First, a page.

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Hello, everybody.

So I just finished compiling my historical data and calculating my battery degradation after 70,000 miles of driving. It's a bit higher than I thought it would be, but I did notice an immediate and significant drop off immediately following the software update. That could be due to either more accurate algorithms or GM actually "reserving" about 2 kWh of battery capacity. The result is, at this point, I'm seeing about 8% less capacity now than new (it was about 5% less capacity than new at the time of the update).

https://youtu.be/lqB3od74sV0
 

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As an EE, I see no reason to worry about that degradation after so many miles. The Bolt EV can run another 70,000 miles before the loss affects your true driving range. Many ICEVs have major engine overhaul, costing thousands of dollars before reaching 70,000 miles. You will spend more replacing tires than any other item in the Bolt. So keep your Bolt EV, and pass it on to a relative when you want to upgrade to a better GM EV, maybe an autonomous version of the Bolt EV.
 

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So I just finished compiling my historical data and calculating my battery degradation after 70,000 miles of driving.
You definitely won the lottery. Our 12/16 build Bolt, purchased 07/17, never showed more than 58 kWh usable. Since installing Torque Pro on 06/17/18, after both battery updates were done, we have seen 58.6-56.2 kWh total capacity. It sits at 56.9 kWh, today, at 16,819 miles. The last full range check I did back on 05/28/18 showed ~55.9 kWh usable.

The first two months we charged with the factory charge cord, first on 120 volt, then on 240 volts. We have always used hilltop reserve, except just prior to leaving on a long drive. We have done 9 DC fast charges from 1-3 bars up to 80-85%. The car has always been garaged, and plugged in when temperatures fell below 40F or rose above 90F. Most of the miles have been done by my wife, driving at or below the speed limit, in D. I have done about 20% of the miles, always in L, never using the brakes, at or 2-3 mph over, the limit.
 

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I'm not sure what my battery capacity PID number was when new, but after 31k miles, my Nov '16 build 2017 reads 58.3 kWh. Was at a low of 56.8 a couple of months ago, but then crept up to 58.3 after some heavy fast charging usage. Go figure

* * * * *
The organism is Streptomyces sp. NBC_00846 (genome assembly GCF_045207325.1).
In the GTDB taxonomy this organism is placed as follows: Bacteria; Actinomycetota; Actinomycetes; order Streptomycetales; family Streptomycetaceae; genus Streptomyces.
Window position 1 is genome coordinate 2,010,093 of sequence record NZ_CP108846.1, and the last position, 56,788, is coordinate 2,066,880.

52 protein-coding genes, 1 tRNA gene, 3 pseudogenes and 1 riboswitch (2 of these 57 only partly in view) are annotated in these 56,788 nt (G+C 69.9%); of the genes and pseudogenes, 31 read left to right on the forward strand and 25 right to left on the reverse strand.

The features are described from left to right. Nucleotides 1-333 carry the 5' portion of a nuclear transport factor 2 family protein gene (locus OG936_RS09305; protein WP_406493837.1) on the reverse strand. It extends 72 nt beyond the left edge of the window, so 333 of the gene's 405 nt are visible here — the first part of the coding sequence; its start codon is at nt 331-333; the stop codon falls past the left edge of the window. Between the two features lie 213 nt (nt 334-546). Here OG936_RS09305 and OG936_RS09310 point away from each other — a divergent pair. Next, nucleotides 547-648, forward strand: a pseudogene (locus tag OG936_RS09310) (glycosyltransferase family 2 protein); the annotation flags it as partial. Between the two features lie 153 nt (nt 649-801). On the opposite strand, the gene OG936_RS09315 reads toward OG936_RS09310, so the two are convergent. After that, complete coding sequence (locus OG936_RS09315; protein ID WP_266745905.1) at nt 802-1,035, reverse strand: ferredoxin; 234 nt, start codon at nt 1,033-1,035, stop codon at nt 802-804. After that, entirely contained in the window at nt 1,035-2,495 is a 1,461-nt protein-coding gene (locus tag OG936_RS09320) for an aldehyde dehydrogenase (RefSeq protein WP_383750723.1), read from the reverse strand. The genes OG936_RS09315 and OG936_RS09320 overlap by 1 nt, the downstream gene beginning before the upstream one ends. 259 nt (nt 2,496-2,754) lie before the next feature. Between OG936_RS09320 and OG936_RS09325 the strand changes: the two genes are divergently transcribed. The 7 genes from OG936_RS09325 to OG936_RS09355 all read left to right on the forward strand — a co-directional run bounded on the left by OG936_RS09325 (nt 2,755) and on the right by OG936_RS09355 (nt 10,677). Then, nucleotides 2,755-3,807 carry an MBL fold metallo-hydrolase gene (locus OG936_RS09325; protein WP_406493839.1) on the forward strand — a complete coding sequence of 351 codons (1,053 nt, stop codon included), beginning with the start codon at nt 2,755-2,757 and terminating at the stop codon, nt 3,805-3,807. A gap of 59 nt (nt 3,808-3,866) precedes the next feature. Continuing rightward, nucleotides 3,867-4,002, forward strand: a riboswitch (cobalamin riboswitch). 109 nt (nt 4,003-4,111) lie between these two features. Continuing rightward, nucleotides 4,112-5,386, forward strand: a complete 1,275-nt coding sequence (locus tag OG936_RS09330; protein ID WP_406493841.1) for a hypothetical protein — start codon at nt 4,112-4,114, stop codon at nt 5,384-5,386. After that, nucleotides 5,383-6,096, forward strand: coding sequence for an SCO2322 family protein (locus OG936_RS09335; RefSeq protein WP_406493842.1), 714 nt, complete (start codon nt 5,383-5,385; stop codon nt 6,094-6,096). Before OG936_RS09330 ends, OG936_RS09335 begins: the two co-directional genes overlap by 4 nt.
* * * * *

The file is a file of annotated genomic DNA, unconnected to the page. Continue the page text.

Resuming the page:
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If we are talking battery capacity as measured in torque pro, my 2017 reads 60 kWh as of my last few log sessions and I have put 18,000 miles on the car in the 6 months I have owned it with one 1100 mile round trip to Chicago, and one 2100 mile round trip to Coco Beach Florida. No idea what it read when new, I installed torque pro when I planned my first long trip where I was going to be using CCS charging.

I commute 55 miles round trip per day at 55 mph most of the way with a couple short sections at 45 mph or 35 mph, and for commuting I use hill top reserve and gentle acceleration. On weekends I am likely to drive 150 to 200 miles in a day, never less than 100 if I leave the house, so I charge up to full. I use L all the time, but when transitioning to a lower speed limit zone I coast in Neutral. On weekends I drive the car much more aggressively including a couple trips to the local 1/4 mile drag strip.

Later,

Keith

PS: I did have the battery monitoring recall done.
 

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@drdiesel1 - Got a reference handy? I'm wondering if L1 or L2 charging to full (or only hilltop reserve?) has the same effect. If not, it might indicate periodic (quarterly?) grooming by DCFC as a modestly-practical alternative to fuel additive worship. :)
 

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@NewsCoulomb - would you be willing to publish your raw data, measurement methodology, and analysis?
I'll probably have to do a follow up video on that (also explaining what was most likely the result of the software update).

The measurement methodology was very simple. I did NOT us TorquePro for this, as I've found it to have wild variances in its estimates. Plus, it's just not that easy to estimate capacity from a snapshot.

Essentially, on a first discharge (from full), I compared the kWh used to the battery percentage remaining (as displayed on the charger). I have several dozen instances over the life of the car where I was able to capture this data, and it does present a very regular downward trend in total capacity. The most consistent and accurate results appear to come from when my initial discharging of the battery from 100% was down to 1% to 5% remaining capacity (typically 52 to 58 kWh used). From there, I extrapolated the remaining capacity and determined the total available capacity at that time.

I used 60 kWh as a baseline capacity. That is what is quoted in GM's EPA filing documents, and I have no reason (based on my experiences) to doubt that accuracy.
 

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Many ICEVs have major engine overhaul, costing thousands of dollars before reaching 70,000 miles.
Many?
I cannot recall any vehicle,(excepting engines I used in racing applications), needing a "major engine overhaul" at that low mileage.
Short of running out of oil, or competing in the Baja 500 without an air filter, no modern ICE is that short lived.
 

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Many ICEVs have major engine overhaul, costing thousands of dollars before reaching 70,000 miles.

Many? I cannot recall any vehicle,(excepting engines I used in racing applications), needing a "major engine overhaul" at that low mileage. Short of running out of oil, or competing in the Baja 500 without an air filter, no modern ICE is that short lived.